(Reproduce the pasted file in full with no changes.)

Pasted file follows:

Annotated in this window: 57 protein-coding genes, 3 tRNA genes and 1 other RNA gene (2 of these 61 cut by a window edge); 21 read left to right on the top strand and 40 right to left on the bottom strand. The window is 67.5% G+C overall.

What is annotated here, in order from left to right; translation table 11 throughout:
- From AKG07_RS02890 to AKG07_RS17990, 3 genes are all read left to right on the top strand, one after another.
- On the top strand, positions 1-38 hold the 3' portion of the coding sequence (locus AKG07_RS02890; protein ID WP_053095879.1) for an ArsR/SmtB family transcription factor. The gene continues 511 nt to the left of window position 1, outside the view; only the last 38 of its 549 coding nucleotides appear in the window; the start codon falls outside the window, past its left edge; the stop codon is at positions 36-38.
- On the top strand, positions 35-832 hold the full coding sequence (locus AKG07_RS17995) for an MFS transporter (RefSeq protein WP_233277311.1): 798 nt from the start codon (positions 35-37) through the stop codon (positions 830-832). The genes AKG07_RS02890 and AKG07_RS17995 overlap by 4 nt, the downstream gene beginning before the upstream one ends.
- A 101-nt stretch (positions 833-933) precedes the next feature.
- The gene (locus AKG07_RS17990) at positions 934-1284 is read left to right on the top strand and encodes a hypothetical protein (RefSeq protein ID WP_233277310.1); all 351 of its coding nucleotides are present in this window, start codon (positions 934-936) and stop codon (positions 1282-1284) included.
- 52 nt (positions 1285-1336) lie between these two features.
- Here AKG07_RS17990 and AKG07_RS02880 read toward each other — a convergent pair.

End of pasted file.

Annotated in this window: 57 protein-coding genes, 3 tRNA genes and 1 other RNA gene (2 of these 61 cut by a window edge); 21 read left to right on the top strand and 40 right to left on the bottom strand. The window is 67.5% G+C overall.

What is annotated here, in order from left to right; translation table 11 throughout:
- From AKG07_RS02890 to AKG07_RS17990, 3 genes are all read left to right on the top strand, one after another.
- On the top strand, positions 1-38 hold the 3' portion of the coding sequence (locus AKG07_RS02890; protein ID WP_053095879.1) for an ArsR/SmtB family transcription factor. The gene continues 511 nt to the left of window position 1, outside the view; only the last 38 of its 549 coding nucleotides appear in the window; the start codon falls outside the window, past its left edge; the stop codon is at positions 36-38.
- On the top strand, positions 35-832 hold the full coding sequence (locus AKG07_RS17995) for an MFS transporter (RefSeq protein WP_233277311.1): 798 nt from the start codon (positions 35-37) through the stop codon (positions 830-832). The genes AKG07_RS02890 and AKG07_RS17995 overlap by 4 nt, the downstream gene beginning before the upstream one ends.
- A 101-nt stretch (positions 833-933) precedes the next feature.
- The gene (locus AKG07_RS17990) at positions 934-1284 is read left to right on the top strand and encodes a hypothetical protein (RefSeq protein ID WP_233277310.1); all 351 of its coding nucleotides are present in this window, start codon (positions 934-936) and stop codon (positions 1282-1284) included.
- 52 nt (positions 1285-1336) lie between these two features.
- Here AKG07_RS17990 and AKG07_RS02880 read toward each other — a convergent pair.